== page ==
Toronto, a city that sets precedents in many regards, did the same nearly 30 years ago when it came to the art world, and adding a creative component to our communities.
The most recent condo that I lived in had the benefit of being impacted by the Percent for Public Art Program. Specifically demonstrated by the physical structure of oversized book pages just steps away from our lobby door. It was a welcome addition to our community, particularly since it gave my children another space to venture and to play hide and seek. They darted in between life size book pages and eagerly read the inscribed names, desperately hoping to see one that matched their own.
Some Torontonians aren’t fully aware of the Program, supported by our city, which aims at enhancing our neighbourhoods and ensuring that everyone visiting and living in our city has the ability to enjoy its art.
It was in 1986 that Toronto began its endorsement of public art and encouraged developers to “give back” to the city in which they were building. We were actually the first Canadian city to adopt a program where public art is part of the planning process required for private development. There’s great logic to the fact that if you integrate art at the early, conceptual stages of a community, it makes it a feasible and cost effective opportunity for all.
The policy was officiated several years ago under Section 37 and is now more commonly known as the Percent for Public Art Program, where developers literally set aside a minimum of 1 per cent of their gross construction cost budgets toward public art. They have the choice of money going directly toward an art installation on or nearby the development site, or having the money set aside in the city’s Public Art Reserve Fund. There’s also the option of doing a combination of the two.
There is of course, a protocol as to how all of this works. The City plays a large part, especially when the option is to place the art “on site” but it’s definitely not a sole effort. There’s a great deal of collaboration with developers, municipalities and artists all playing a significant role. Community and urban designers become intimately involved with development reviews, official plan amendments and even rezoning at times.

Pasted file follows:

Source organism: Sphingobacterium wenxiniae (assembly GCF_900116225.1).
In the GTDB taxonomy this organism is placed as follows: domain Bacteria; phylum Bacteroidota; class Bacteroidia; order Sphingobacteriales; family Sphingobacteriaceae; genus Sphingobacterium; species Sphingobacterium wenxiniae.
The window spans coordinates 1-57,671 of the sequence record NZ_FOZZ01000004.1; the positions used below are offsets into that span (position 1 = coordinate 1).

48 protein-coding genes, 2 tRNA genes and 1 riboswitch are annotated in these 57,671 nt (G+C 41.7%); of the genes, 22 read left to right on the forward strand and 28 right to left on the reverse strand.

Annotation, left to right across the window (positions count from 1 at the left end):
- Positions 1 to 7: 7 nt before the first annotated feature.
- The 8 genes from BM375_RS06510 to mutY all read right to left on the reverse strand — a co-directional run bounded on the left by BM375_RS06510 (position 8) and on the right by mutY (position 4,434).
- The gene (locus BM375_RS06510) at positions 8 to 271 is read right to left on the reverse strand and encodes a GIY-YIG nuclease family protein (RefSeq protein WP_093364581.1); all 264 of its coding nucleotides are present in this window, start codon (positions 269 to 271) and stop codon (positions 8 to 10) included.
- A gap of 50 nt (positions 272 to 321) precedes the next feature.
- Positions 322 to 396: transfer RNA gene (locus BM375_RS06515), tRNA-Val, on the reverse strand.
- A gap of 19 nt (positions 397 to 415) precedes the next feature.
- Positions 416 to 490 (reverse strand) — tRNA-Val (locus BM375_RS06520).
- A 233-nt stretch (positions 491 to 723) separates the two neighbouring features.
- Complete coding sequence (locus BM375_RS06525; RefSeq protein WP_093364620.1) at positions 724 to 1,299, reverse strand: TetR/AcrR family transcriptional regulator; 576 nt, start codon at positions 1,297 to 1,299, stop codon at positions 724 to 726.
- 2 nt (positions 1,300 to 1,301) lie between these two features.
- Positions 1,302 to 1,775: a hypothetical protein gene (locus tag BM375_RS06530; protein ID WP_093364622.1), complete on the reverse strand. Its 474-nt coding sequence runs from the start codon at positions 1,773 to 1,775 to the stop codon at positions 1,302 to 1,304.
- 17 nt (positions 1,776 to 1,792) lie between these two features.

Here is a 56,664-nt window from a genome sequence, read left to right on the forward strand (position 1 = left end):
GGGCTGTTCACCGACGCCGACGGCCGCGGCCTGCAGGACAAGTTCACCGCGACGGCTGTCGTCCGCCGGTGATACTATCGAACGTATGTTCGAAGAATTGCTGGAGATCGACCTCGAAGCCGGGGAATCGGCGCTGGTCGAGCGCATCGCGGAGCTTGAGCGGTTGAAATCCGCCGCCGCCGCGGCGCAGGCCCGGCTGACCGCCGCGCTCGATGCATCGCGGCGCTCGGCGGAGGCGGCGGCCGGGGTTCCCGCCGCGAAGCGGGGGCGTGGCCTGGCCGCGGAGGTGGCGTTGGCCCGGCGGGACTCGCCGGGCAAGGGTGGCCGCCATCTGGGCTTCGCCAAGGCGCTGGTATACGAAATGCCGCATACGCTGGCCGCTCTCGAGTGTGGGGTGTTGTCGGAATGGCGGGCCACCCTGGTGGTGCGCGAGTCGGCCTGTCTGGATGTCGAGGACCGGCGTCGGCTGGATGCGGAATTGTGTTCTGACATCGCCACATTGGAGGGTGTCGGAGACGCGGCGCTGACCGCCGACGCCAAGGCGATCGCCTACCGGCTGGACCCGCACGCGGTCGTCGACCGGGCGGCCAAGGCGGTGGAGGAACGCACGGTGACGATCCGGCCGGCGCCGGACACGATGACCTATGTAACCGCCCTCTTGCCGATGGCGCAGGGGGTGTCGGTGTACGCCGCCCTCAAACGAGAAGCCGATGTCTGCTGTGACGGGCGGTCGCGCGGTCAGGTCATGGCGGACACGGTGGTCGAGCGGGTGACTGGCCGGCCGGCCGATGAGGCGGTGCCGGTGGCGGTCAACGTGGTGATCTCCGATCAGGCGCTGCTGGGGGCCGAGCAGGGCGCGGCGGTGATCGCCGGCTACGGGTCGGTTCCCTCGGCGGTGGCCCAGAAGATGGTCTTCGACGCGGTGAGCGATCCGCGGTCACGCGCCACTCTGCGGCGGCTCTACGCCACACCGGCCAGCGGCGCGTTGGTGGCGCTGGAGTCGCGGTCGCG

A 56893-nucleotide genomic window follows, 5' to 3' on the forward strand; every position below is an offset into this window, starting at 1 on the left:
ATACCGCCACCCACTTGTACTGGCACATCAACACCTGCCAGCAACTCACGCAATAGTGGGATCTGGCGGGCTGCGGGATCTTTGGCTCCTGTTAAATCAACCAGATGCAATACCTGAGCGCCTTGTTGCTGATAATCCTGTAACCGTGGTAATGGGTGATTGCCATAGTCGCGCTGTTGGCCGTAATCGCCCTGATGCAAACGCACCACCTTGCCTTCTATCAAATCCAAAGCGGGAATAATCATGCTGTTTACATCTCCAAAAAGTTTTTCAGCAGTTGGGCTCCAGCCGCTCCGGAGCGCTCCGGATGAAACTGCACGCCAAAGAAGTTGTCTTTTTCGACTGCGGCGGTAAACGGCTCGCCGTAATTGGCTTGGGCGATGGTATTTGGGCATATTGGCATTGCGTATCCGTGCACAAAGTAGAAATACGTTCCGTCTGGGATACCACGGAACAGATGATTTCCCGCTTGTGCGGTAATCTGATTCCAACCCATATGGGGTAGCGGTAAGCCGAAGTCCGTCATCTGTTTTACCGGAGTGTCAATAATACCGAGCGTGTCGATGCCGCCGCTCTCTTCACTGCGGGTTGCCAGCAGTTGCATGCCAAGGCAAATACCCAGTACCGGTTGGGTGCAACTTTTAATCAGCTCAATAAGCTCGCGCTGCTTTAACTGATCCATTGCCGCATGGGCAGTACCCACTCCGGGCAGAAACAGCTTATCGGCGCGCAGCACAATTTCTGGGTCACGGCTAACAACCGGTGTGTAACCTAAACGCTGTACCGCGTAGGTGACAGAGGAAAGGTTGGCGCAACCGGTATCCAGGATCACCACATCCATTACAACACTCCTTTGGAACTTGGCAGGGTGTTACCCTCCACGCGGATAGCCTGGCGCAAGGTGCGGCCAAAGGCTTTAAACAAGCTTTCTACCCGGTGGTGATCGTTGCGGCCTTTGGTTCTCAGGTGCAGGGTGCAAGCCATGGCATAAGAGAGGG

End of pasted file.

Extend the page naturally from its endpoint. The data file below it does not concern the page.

The first party that’s often consulted is the architect of the site – to gauge where the best location might be, followed by an art consultant who helps comprise a portfolio of suitable artists for the project. Narrowing down the list among the many applicants is no small feat and takes time and thoughtful consideration.
There’s a formal process based on a public art plan, involving a jury made up of different people within the arts community, as well as a local representative of the neighborhood. It’s mandatory that the Toronto Public Art Commission (a citizen advisory group) approve the public art. While there are critics of the program (as there are with most things) the intention of this is provide a level of transparency and to ensure the following:
- that the developer identifies appropriate public art opportunities on the site;
- that a feasible budget is in place
- that a project schedule is accurately set;
- that there’s a fair and professional method for art/artist selection.
Additionally, other members of the process in its entirety may include landscape architects, communications and media consultants, a project manager, and even lawyers specializing in art.
Those are some of the technicalities. As for the aesthetics, we often tend to think of large sculptures when we think of public art. One of my favourite sculptural applications is below at James Cooper Mansion.
Public art however, can be in many forms. Landscape, architecture, fountains, to name a few. The art is sometimes even embedded in the buildings themselves via glass artwork or in surrounding areas such as pavements nearby.
Lighting is also a popular medium, as seen below which was done extremely well at the 300 Front community in downtown Toronto.
This piece is ever-changing and fluid since it’s impacted not only by the natural and built landscape surrounding it, but also by passersby, casting shadows and filters upon it. This is a reminder that art is also often an invitation for people to participate in it and therefore serves to be functional in design, think of seating for nearby pedestrians.
These artistic additions to communities not only add an interesting component to our urban landscape, but also help to give our city recognition as an international public art realm. We already have over 200 public art installations that have come to our city through this program and we look forward to more.
Every new condominium community brings with it, the opportunity to add to or improve an existing space. When developers take advantage of this and aim to fashion mixed use functional places that cater to the residents living within them, it’s really a win for everybody in the community and the city as a whole.